Marvel Snap: A Mobile Game Done (Mostly) Right

Image Credit: Logo courtesy of Marvel & Nuverse

Rory Galvin snaps into what makes this card game so special.

Mobile games tend to have a bad reputation: for every Angry Birds, there are thousands of games purely designed to take your money away from you (like Angry Birds 2). Marvel Snap is a free-to-play card battling game, and is incredible without being predatory. For the most part.

The game is developed by Second Dinner, a team of the best people behind Hearthstone, Activision Blizzard’s game that popularised the digital card genre. Specifically, the lead designer, Ben Brode, is the heart of the game - and features heavily in advertisements and updates. He made Marvel Snap to be quick to play and easy to learn, making it an instant hit in the mobile space.

Each match in Marvel Snap has two players face each other, with the goal being to win at least two out of three locations. Each time the location is randomly selected, with each having a different effect that you have to adapt to. There are over 200 cards in the game, and with you only being able to use 12 per deck, you have to put together ones that work together. Because the games are so fast, it can become quite addictive. Telling yourself “one more game” devolves into hours lost trying to climb the ranks. Another thing that makes it stand out is the snap feature: you can press ‘Snap’ during the game to up the rewards if you win. Similar to something like poker, you can wager cubes (which determine your rank) - and your opponent can match that for a total of eight. Winning eight cubes is euphoric, losing them is the complete opposite.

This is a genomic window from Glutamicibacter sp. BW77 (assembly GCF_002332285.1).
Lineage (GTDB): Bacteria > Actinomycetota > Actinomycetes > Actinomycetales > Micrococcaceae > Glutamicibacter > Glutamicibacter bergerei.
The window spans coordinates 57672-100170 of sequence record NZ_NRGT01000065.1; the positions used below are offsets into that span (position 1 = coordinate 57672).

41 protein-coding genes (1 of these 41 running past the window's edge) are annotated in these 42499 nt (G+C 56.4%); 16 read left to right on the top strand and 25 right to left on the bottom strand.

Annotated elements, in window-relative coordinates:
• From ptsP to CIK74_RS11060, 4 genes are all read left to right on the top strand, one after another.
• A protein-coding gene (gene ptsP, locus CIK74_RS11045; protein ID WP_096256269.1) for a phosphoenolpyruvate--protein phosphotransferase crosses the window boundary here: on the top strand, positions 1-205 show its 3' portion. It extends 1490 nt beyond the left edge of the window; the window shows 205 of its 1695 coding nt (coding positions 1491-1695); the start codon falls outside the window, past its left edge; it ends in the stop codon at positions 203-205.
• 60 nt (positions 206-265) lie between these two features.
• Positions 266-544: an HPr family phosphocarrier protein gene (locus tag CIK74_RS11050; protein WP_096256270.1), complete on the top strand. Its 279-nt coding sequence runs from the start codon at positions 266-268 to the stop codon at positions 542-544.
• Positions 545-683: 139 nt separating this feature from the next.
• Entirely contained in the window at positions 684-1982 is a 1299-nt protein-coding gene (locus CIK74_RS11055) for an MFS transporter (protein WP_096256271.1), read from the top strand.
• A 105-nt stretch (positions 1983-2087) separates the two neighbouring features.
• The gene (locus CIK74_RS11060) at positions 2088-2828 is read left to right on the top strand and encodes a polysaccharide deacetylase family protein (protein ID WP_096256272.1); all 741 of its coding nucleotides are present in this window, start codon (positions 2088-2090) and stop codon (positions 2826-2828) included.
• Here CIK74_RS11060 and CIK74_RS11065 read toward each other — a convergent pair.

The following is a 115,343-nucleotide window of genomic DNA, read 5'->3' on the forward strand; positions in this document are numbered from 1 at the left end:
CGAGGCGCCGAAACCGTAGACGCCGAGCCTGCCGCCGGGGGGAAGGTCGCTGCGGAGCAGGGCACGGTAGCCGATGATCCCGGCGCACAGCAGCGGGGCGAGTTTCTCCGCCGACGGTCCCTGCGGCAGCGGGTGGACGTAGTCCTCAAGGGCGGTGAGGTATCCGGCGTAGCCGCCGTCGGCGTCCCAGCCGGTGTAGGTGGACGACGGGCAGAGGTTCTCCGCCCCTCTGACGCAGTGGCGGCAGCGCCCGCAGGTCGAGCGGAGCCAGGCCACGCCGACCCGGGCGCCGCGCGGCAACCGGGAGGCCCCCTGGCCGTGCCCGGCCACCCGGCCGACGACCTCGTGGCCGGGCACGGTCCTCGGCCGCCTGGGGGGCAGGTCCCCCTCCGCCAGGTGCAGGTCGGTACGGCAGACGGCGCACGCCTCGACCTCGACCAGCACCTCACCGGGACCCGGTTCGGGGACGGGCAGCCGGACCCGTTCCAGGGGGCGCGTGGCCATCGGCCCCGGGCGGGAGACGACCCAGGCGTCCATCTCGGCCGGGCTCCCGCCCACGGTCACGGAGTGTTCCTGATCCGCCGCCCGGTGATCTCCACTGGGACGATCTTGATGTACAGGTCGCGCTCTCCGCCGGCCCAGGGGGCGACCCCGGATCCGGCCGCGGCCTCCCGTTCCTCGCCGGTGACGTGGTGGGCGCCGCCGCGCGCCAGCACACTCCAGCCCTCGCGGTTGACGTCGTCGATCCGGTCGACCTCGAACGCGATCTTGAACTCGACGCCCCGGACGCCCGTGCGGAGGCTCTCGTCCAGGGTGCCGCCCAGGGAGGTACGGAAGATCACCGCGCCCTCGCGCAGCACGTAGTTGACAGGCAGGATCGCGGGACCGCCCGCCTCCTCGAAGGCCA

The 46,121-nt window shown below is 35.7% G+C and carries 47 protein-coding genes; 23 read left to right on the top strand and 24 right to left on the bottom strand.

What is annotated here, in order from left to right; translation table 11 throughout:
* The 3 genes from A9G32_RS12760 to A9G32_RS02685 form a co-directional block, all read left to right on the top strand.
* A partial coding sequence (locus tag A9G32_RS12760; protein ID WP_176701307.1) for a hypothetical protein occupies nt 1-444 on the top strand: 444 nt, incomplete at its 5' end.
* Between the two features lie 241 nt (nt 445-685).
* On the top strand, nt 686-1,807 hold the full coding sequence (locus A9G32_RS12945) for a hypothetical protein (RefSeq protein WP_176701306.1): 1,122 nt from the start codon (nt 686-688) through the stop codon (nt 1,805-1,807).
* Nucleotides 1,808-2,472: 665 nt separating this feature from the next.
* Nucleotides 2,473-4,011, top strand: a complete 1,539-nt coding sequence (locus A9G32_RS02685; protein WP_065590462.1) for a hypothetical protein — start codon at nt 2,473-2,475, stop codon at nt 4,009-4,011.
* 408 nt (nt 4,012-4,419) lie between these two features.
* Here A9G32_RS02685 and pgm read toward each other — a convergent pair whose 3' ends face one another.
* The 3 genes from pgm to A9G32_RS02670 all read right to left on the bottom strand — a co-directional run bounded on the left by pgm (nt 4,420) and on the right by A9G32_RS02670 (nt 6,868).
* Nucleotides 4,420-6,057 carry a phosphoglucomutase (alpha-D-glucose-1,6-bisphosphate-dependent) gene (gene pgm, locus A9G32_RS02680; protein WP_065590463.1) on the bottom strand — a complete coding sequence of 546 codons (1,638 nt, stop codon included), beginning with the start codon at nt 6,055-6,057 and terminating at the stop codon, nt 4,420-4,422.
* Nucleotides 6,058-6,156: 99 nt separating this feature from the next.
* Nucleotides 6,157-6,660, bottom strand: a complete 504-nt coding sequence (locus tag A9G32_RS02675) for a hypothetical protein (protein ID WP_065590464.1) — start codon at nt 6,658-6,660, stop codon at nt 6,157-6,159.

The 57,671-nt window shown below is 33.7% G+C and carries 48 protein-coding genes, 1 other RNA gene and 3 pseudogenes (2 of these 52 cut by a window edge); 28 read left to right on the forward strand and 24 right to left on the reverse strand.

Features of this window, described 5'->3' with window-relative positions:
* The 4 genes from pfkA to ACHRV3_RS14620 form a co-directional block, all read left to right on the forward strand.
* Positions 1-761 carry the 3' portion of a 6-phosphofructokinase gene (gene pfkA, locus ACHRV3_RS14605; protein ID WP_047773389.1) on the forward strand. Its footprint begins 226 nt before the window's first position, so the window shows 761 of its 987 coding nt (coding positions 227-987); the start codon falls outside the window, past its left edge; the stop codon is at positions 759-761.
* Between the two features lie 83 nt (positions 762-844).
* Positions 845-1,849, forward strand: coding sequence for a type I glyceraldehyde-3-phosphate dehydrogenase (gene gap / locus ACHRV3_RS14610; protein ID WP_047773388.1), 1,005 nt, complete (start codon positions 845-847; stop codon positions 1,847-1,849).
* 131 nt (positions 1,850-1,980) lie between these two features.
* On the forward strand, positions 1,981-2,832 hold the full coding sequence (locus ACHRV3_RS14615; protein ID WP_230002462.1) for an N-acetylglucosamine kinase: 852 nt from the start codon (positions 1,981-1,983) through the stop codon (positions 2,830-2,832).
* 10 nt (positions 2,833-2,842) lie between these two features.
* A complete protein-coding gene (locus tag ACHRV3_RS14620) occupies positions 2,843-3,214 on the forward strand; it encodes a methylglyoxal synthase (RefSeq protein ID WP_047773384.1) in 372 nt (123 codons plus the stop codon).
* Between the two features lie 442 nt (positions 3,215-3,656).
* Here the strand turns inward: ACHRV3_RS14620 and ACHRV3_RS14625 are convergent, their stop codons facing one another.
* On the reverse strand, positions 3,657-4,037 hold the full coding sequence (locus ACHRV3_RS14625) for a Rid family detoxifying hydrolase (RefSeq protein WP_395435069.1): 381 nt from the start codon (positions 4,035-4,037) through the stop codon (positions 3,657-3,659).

Telling yourself “one more game” devolves into hours lost trying to climb the ranks

Unlike its semi-predecessor Hearthstone, you do not spend any money to buy cards in Marvel Snap. Instead, you grow your ‘Collection Level’ and slowly unlock cards as you play. This system is preferred by many, but the downsides are that it can take a long time before you reach a competitive level, and since the card is randomly given to you after a certain point, it could take even longer to find the one you are looking for. Monetisation-wise, you have your usual Battle Pass and limited time bundles. Initially, the pricing was very fair, but the developers have been testing different prices out on bundles, where they feel like less value for money. If you’re a whale (someone who spends a lot of money on one game) there is plenty to buy: a variant of the Thor card, Throg, has a bundle equal to almost €100 in the game’s premium currency. There’s also a “Pro Bundle” permanently at the bottom that costs €110. Generally the game is generous to players who spend no money, but definitely caters to and almost encourages people to fall into a costly rabbit hole.

Marvel Snap is truly fun. Even if you don’t like card games, or playing games on your phone, a lot of people would recommend you checking it out. Plus, it’s also on Steam - so most of your playtime doesn’t have to be on the toilet.